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Rhino liner as ballistic armor

10296 Views 13 Replies 10 Participants Last post by  CopperKnight
I saw on CNN this morning that the military is putting Rhino liner on walls, because it protects the walls from rifle fire.

I cannot find a link at CNN for the report.

They showed a rifle round being absorbed by a Rhino covered wall, then another wall that had not been protected. The other wall was in pieces. I think they were confusing small arms fire for artillery. But then again, when do we trust CNN for reporting accuracy.
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I heard something about that. I think they use it because its flexible and keeps things from flying apart when shot. I dont remember the details.
Yes, I can only I admit consider it reducing the spalling effect of bullet impact.

Any actual ''ballistic shield'' effect I cannot see happening.
i sure cant see it as taking a Hit from a Bullet from break up or shrapnel i can see that not going though it but not stopping a actual bullet
It makes sense that it would help. If it holds the wall together, it should add some strength. Seems it would use the same principle of bulletproof glass- the glass deforms to catch the bullet instead of crumbling and allowing it through.
I saw that either in the Discovery Channel or the Military Channel... I can't remember which.
The Box O' Truth tested spall liner - it stops handgun rounds, but rifle rounds go right through it.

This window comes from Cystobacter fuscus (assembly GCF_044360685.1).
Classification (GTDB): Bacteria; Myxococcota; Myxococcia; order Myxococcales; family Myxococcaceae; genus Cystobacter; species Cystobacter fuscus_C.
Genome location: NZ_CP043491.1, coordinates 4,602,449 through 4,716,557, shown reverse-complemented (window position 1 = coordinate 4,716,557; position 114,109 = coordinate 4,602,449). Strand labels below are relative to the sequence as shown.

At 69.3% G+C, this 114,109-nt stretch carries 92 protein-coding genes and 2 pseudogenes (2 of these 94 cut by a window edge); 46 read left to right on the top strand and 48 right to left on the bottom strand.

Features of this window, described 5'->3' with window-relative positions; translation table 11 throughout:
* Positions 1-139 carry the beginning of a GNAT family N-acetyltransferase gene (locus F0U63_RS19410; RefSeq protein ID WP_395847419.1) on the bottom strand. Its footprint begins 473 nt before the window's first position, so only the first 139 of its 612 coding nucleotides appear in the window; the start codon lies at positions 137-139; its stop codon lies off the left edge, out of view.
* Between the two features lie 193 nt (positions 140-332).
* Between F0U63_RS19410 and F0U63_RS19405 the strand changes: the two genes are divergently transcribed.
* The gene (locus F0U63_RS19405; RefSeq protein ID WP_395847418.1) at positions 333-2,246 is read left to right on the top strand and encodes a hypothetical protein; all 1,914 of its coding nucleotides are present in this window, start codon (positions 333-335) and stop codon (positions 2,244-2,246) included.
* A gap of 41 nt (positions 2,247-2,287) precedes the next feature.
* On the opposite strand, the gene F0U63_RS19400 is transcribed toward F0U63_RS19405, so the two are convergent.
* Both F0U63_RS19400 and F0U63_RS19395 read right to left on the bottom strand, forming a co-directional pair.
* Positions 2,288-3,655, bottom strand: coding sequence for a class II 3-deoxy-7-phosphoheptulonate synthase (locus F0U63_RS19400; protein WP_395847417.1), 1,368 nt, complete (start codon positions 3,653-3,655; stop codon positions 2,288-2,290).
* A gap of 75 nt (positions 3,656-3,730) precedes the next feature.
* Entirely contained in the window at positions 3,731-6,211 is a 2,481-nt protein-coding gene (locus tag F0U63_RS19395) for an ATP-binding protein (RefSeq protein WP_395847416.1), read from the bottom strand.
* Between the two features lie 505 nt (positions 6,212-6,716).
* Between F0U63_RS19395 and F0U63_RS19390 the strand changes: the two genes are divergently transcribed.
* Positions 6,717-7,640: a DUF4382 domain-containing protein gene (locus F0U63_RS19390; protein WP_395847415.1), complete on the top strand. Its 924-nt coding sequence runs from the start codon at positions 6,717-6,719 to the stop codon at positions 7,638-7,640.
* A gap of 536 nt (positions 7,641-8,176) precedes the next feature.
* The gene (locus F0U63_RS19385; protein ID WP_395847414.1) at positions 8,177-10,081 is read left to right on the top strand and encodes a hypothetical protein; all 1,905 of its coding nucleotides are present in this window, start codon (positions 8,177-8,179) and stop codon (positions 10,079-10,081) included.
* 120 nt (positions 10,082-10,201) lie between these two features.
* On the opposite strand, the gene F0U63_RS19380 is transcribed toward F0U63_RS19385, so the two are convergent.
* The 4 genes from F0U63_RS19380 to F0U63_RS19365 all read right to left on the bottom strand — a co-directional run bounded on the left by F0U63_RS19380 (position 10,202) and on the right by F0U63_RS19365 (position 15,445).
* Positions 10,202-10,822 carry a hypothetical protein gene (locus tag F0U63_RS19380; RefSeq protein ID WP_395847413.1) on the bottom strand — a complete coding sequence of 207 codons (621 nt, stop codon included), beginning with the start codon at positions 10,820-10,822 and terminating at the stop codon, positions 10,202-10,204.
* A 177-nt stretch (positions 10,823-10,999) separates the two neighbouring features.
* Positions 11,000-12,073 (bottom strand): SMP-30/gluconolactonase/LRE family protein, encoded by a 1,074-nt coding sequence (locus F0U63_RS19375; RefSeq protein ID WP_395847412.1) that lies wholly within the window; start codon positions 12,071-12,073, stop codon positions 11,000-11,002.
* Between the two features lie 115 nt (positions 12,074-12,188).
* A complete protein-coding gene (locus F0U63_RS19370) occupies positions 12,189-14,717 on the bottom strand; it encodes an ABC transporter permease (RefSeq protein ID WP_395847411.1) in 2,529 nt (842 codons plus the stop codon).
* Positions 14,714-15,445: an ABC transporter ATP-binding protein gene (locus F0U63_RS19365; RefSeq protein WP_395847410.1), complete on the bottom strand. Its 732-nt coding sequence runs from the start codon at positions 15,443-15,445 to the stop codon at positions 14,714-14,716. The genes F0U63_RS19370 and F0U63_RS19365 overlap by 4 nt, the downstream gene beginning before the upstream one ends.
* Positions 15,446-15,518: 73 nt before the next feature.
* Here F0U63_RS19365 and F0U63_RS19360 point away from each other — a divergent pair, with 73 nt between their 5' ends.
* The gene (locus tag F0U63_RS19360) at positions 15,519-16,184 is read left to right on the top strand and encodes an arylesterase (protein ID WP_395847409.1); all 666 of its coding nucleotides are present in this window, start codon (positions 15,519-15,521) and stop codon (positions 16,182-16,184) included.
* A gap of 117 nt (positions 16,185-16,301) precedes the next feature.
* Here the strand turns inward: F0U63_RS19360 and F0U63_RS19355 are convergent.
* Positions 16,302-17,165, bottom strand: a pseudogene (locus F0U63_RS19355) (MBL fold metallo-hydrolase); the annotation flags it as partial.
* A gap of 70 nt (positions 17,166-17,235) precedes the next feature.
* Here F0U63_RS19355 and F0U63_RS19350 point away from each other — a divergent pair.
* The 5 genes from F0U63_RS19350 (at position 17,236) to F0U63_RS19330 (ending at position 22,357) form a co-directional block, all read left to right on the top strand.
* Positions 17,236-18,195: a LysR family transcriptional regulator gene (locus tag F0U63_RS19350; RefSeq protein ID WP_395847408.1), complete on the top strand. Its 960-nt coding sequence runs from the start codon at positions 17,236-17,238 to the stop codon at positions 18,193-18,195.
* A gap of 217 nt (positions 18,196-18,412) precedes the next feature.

Not sure if this is the same stuff.

Edit: Never mind, it is not.

Its different stuff. Spall liner is much tougher than rhino liner.
I have Rhino lining on my Dodge 1-ton.......

wait a minute, while I go outside & put a round into it..............:gah:

....I'm not NUTS.....there is NO way 1/4" of Rhino will stop a might stop a .22LR. But I can not see it stopping any centerfire round.
Wait.. wait... It was not to be used as bulletproofing but as blast-proofing for walls......
Yea, thats what I've been trying to say. It wont stop a bullet but if you've ever shot throug a brick you know how much of the back side blows off. Rhino lining is flexible and will keep the blow out to a minimum. A brick covered in rhino lining will have a hole going in and a hole going out. It wont blow the back out of it like if it were uncoated.
You want armor

check this out Liquid Armor
That's the basic problem as I understand it. If you make something blast proof its not really bullet proof. if you make it bullet proof its not blast proof. The difference is point of impact vs. shock wave.
Sheldon J said:
Now that is interesting! Kinda like the cornstarch and water effect...
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